Catharsis on the Mall organizers improvise after 47-ft tall statue rejected

    Catharsis on the Mall organizers improvise after 47-ft tall statue was rejected. (WJLA)

    After the National Park Service rejected their permit application for a 47-foot-tall statue of a naked woman on the National Mall, organizers of the 3rd annual Catharsis on the Mall event improvised.

    In the place of the so-called “R-Evolution” statue, they erected scaffolding with an image of a nude woman called “Our Evolution.” The image is half as tall, reaching 26-feet into the air.

    Organizers said she represents the female organizers of this event, with their actual nude bodies morphed into one virtual image. That's important, they said, because this year's theme is female empowerment.

    Catharsis on the Mall is similar to a Burning Man festival. Organizers call it a “vigil for healing.”

    It's part music festival, part dance party, part protest and part conference for progressive activists and artists.

    National Mall visitors leaving the Washington Monument or World War II Memorial this Veterans Day weekend might be baffled by this sight.

    “I think this is a place of honor and respect and I think it's inappropriate,” said one tourist.

    Other passing tourists said the event looked intriguing and even suggested they might return to experience it.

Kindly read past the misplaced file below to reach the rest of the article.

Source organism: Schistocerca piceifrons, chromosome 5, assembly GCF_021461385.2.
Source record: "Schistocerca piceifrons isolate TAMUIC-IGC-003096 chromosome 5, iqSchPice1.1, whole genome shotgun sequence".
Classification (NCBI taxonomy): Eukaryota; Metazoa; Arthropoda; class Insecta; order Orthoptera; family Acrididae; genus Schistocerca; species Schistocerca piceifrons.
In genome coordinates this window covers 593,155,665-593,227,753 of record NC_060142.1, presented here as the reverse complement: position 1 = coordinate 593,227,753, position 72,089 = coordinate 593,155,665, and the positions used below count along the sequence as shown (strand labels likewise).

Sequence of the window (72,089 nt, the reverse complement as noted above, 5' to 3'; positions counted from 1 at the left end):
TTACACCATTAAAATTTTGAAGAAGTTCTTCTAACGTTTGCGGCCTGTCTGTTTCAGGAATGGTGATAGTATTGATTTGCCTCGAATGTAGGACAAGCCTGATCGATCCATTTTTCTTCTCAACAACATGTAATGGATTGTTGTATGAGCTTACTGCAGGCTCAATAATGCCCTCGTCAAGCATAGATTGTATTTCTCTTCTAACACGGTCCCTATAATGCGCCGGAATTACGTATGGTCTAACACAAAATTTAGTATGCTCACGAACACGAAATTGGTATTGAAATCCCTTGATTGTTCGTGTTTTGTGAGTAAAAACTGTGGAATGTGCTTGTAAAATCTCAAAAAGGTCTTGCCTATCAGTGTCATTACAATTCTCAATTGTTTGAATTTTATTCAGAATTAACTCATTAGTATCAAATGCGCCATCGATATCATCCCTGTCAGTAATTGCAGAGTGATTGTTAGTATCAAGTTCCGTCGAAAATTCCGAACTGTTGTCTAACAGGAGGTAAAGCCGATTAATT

The event attracts colorful characters, artists, activists and spectators. But unlike Burning Man, in the Nevada desert, daytime highs in D.C. have dropped to the low 40s.

    The weekend culminates with a bonfire of sorts. Anyone can write messages, wishes or regrets in a wooden temple before it's set ablaze.

    But this year's big feature is missing. Organizers said they got permission from the Park Service in September to bring the R-Evolution statue. Then late last month, that decision was reversed.

    The Park Service said that permission was given in error. Explaining its reversal, the agency said the sculpture is too tall, that it would obstruct views of the Washington Monument and that it might damage the turf.

    Organizer Natalie White said, “Taking this permit away from us is infringing upon our First Amendment rights.”

    White said organizers are still pursuing other options and considering legal action to bring the statue to Washington. And after the festival wraps up this weekend, they're promising a daily vigil for female empowerment and an equal rights amendment outside the White House, now through February.

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